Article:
In Defense of Public Input

Using the example of the failed regeneration of Green Bay's downtown led by Victor Gruen, Della Rucker argues that disregarding input from the public can have devastating repercussions.
February 14, 2011, 11am PST | Nate Berg
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Rucker makes this argument in relation to recent assertions from architect and planner Andres Duany about the complicating impact of public participation.

"This isn't simply a story about the virtues of historic preservation. Gruen's idea didn't fail because Green Bay wanted old buildings or because the people who lived and worked in those old downtown buildings did something to undermine the plan. Like most people of that era, the majority of the City's leadership and residents placed their faith in the expert and in the concept of progress. Any gut misgivings they may have had were pushed aside. The plan was made by a national expert, right?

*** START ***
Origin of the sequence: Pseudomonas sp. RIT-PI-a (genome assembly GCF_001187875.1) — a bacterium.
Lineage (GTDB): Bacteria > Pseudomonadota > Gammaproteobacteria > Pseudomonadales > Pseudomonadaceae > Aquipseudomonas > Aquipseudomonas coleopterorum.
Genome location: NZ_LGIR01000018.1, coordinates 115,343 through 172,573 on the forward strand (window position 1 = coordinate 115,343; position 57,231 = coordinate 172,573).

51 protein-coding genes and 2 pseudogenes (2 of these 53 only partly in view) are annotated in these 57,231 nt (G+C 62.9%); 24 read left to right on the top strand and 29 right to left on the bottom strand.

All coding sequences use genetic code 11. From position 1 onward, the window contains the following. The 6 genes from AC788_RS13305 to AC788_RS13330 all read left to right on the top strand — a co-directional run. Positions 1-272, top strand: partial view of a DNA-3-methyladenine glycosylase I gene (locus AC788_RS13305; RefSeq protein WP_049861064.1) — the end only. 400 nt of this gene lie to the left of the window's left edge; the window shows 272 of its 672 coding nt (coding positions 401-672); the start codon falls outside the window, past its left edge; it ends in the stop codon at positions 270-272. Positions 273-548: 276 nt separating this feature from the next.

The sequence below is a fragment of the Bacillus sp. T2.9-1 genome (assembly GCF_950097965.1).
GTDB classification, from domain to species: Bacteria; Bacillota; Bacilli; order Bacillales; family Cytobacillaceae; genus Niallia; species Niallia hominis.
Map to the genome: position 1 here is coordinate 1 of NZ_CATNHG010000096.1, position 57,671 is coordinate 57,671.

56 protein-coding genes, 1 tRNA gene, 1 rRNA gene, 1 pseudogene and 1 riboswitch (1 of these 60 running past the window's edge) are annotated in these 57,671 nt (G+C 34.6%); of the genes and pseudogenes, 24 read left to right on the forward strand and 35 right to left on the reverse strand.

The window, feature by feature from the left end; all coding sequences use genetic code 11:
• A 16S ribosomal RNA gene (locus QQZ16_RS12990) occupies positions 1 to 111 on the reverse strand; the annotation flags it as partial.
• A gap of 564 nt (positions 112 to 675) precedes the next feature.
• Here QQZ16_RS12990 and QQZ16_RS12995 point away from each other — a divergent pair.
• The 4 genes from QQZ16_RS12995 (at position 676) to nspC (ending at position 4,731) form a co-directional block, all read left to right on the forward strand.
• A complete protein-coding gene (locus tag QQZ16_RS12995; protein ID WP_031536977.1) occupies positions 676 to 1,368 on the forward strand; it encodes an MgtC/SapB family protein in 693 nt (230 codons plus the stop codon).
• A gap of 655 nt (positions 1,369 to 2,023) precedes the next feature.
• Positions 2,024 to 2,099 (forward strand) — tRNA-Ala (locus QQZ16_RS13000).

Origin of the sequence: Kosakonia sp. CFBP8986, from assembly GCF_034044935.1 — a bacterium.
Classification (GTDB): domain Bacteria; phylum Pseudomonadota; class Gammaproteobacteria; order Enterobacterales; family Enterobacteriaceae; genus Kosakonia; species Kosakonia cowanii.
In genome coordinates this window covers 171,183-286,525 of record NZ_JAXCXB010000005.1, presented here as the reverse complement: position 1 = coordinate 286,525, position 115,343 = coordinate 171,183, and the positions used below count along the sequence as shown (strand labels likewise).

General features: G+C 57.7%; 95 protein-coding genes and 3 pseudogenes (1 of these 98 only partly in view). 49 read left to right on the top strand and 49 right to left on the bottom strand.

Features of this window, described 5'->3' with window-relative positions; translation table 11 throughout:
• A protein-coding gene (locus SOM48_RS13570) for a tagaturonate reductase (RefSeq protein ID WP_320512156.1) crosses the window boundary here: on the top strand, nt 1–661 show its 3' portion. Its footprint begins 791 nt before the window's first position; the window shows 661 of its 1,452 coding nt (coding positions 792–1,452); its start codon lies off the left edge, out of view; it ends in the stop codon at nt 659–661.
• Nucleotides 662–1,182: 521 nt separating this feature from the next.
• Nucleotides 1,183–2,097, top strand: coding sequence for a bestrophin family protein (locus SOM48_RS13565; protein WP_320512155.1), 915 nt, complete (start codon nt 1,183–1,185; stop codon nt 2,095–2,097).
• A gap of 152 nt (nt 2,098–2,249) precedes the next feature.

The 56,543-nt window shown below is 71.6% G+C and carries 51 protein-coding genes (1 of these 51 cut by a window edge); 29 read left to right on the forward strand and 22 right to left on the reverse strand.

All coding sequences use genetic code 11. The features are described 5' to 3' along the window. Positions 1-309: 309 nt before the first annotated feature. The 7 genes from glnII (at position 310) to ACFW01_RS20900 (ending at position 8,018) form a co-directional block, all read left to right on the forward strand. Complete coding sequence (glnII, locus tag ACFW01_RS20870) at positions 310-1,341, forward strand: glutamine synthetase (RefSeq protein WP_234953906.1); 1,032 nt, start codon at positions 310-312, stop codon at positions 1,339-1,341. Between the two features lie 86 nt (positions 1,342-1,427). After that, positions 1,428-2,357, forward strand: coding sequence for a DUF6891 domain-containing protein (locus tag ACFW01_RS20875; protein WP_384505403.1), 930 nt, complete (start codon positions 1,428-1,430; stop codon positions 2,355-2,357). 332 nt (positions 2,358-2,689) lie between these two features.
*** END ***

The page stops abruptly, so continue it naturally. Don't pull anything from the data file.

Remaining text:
Gruen's mall failed because he envisioned and sold an ideal solution without giving any attention to economic realities, and without consideration of the myriad of unforeseen factors and unintended consequences that could, and did, develop. Gruen stood at the beginning of an era, and there was no way anyone could anticipate how the world would change in a few short decades."

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Published on Saturday, February 12, 2011 in New Geography
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